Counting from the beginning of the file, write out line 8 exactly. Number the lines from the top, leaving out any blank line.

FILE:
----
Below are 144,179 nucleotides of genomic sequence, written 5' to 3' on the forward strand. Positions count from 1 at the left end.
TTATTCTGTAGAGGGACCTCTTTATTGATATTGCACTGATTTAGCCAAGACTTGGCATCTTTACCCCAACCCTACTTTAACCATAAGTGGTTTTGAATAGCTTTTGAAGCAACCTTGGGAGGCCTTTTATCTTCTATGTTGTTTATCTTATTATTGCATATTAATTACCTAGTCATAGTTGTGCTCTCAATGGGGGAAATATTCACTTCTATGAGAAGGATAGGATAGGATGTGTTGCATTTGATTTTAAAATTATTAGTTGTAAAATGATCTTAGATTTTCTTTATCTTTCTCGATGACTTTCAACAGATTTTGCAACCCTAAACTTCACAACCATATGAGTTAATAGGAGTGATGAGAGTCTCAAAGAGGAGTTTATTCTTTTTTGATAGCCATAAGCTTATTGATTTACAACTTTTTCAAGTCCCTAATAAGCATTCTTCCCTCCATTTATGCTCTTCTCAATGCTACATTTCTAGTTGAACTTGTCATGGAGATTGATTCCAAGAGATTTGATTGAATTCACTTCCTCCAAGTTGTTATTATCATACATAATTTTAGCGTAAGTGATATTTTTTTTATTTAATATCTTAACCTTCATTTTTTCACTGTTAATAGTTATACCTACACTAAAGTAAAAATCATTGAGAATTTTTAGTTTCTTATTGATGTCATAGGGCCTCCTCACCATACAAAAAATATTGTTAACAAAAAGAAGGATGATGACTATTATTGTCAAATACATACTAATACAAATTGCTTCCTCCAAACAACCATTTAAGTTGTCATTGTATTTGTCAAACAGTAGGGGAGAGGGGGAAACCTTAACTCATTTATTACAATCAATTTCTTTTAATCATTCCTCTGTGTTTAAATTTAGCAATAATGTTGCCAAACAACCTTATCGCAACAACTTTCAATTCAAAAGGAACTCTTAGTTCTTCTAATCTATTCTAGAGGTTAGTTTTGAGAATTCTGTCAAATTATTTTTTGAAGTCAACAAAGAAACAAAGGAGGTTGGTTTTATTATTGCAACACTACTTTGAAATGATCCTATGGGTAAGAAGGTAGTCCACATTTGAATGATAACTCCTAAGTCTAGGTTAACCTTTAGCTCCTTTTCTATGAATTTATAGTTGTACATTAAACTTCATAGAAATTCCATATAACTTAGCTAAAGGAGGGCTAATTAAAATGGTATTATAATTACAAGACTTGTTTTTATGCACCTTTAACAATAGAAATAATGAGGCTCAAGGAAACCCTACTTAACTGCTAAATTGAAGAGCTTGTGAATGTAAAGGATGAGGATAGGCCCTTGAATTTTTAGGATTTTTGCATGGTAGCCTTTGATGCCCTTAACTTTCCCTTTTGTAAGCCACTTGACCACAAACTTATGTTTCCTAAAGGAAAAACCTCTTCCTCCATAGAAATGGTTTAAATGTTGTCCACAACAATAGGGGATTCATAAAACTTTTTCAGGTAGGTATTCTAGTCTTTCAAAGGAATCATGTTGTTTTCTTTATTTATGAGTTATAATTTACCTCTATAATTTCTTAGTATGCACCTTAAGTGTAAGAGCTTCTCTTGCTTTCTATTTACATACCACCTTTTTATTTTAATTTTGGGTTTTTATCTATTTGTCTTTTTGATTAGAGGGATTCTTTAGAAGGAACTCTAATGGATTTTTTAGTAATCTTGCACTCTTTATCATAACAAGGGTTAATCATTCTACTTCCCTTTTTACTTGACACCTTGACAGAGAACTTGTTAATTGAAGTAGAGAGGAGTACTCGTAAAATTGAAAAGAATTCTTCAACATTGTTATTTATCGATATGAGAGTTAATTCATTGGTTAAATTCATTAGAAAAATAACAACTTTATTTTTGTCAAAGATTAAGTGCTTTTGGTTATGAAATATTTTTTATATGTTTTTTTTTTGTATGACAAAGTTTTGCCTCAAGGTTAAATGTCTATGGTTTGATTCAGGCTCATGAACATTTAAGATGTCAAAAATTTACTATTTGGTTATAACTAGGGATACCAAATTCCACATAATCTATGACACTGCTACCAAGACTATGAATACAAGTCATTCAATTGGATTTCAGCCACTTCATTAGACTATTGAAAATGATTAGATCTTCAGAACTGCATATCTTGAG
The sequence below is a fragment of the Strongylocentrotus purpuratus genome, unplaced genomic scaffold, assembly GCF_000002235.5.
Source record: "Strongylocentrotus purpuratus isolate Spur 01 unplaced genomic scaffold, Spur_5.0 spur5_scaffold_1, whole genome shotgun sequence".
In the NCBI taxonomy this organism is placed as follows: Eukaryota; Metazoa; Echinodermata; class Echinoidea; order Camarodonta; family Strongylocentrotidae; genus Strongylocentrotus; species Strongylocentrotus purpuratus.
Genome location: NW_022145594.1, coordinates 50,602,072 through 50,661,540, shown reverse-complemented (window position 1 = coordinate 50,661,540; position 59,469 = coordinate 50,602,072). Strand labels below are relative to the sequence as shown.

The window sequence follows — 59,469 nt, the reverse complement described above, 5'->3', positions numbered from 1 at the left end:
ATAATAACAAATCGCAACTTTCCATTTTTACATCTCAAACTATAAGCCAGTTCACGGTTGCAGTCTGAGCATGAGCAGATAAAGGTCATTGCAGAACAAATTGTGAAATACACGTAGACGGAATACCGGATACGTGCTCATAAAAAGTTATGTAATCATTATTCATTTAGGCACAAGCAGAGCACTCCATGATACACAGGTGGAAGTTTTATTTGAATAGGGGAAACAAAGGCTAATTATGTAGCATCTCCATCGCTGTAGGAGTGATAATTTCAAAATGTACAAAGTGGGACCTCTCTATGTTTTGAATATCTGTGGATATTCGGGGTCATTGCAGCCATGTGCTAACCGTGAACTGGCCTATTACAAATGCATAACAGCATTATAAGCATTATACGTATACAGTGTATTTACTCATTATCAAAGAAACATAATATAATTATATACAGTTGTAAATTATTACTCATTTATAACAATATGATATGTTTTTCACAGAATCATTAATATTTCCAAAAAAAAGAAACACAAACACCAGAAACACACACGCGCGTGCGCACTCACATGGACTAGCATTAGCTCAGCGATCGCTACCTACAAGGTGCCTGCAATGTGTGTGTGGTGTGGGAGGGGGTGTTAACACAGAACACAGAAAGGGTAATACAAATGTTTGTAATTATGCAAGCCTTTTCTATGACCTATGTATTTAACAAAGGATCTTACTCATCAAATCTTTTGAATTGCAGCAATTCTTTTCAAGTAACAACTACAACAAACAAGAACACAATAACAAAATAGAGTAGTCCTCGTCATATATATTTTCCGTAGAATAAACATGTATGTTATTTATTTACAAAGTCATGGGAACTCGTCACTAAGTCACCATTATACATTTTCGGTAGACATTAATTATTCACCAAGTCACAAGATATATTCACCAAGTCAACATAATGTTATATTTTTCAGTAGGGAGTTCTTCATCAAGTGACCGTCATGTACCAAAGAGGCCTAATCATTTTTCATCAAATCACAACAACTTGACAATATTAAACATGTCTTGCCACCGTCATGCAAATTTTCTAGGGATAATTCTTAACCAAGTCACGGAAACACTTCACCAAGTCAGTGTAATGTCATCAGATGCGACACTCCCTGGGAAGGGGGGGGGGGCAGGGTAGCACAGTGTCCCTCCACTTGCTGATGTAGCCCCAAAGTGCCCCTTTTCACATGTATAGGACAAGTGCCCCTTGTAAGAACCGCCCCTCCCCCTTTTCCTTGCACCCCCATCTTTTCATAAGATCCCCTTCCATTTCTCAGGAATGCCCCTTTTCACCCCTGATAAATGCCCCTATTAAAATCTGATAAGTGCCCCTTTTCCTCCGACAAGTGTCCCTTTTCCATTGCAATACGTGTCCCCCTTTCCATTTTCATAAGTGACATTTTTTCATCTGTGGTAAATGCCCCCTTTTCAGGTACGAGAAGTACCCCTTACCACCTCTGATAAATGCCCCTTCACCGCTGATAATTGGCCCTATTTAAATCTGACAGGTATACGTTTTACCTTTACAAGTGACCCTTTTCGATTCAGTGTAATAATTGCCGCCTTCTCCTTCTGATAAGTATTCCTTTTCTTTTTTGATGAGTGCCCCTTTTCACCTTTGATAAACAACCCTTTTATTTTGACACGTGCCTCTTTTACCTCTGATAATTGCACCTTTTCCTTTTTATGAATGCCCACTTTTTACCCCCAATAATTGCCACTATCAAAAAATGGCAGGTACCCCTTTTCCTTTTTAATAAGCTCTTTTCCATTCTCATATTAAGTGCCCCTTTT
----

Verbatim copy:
ATAATAACAAATCGCAACTTTCCATTTTTACATCTCAAACTATAAGCCAGTTCACGGTTGCAGTCTGAGCATGAGCAGATAAAGGTCATTGCAGAACAAATTGTGAAATACACGTAGACGGAATACCGGATACGTGCTCATAAAAAGTTATGTAATCATTATTCATTTAGGCACAAGCAGAGCACTCCATGATACACAGGTGGAAGTTTTATTTGAATAGGGGAAACAAAGGCTAATTATGTAGCATCTCCATCGCTGTAGGAGTGATAATTTCAAAATGTACAAAGTGGGACCTCTCTATGTTTTGAATATCTGTGGATATTCGGGGTCATTGCAGCCATGTGCTAACCGTGAACTGGCCTATTACAAATGCATAACAGCATTATAAGCATTATACGTATACAGTGTATTTACTCATTATCAAAGAAACATAATATAATTATATACAGTTGTAAATTATTACTCATTTATAACAATATGATATGTTTTTCACAGAATCATTAATATTTCCAAAAAAAAGAAACACAAACACCAGAAACACACACGCGCGTGCGCACTCACATGGACTAGCATTAGCTCAGCGATCGCTACCTACAAGGTGCCTGCAATGTGTGTGTGGTGTGGGAGGGGGTGTTAACACAGAACACAGAAAGGGTAATACAAATGTTTGTAATTATGCAAGCCTTTTCTATGACCTATGTATTTAACAAAGGATCTTACTCATCAAATCTTTTGAATTGCAGCAATTCTTTTCAAGTAACAACTACAACAAACAAGAACACAATAACAAAATAGAGTAGTCCTCGTCATATATATTTTCCGTAGAATAAACATGTATGTTATTTATTTACAAAGTCATGGGAACTCGTCACTAAGTCACCATTATACATTTTCGGTAGACATTAATTATTCACCAAGTCACAAGATATATTCACCAAGTCAACATAATGTTATATTTTTCAGTAGGGAGTTCTTCATCAAGTGACCGTCATGTACCAAAGAGGCCTAATCATTTTTCATCAAATCACAACAACTTGACAATATTAAACATGTCTTGCCACCGTCATGCAAATTTTCTAGGGATAATTCTTAACCAAGTCACGGAAACACTTCACCAAGTCAGTGTAATGTCATCAGATGCGACACTCCCTGGGAAGGGGGGGGGGGCAGGGTAGCACAGTGTCCCTCCACTTGCTGATGTAGCCCCAAAGTGCCCCTTTTCACATGTATAGGACAAGTGCCCCTTGTAAGAACCGCCCCTCCCCCTTTTCCTTGCACCCCCATCTTTTCATAAGATCCCCTTCCATTTCTCAGGAATGCCCCTTTTCACCCCTGATAAATGCCCCTATTAAAATCTGATAAGTGCCCCTTTTCCTCCGACAAGTGTCCCTTTTCCATTGCAATACGTGTCCCCCTTTCCATTTTCATAAGTGACATTTTTTCATCTGTGGTAAATGCCCCCTTTTCAGGTACGAGAAGTACCCCTTACCACCTCTGATAAATGCCCCTTCACCGCTGATAATTGGCCCTATTTAAATCTGACAGGTATACGTTTTACCTTTACAAGTGACCCTTTTCGATTCAGTGTAATAATTGCCGCCTTCTCCTTCTGATAAGTATTCCTTTTCTTTTTTGATGAGTGCCCCTTTTCACCTTTGATAAACAACCCTTTTATTTTGACACGTGCCTCTTTTACCTCTGATAATTGCACCTTTTCCTTTTTATGAATGCCCACTTTTTACCCCCAATAATTGCCACTATCAAAAAATGGCAGGTACCCCTTTTCCTTTTTAATAAGCTCTTTTCCATTCTCATATTAAGTGCCCCTTTT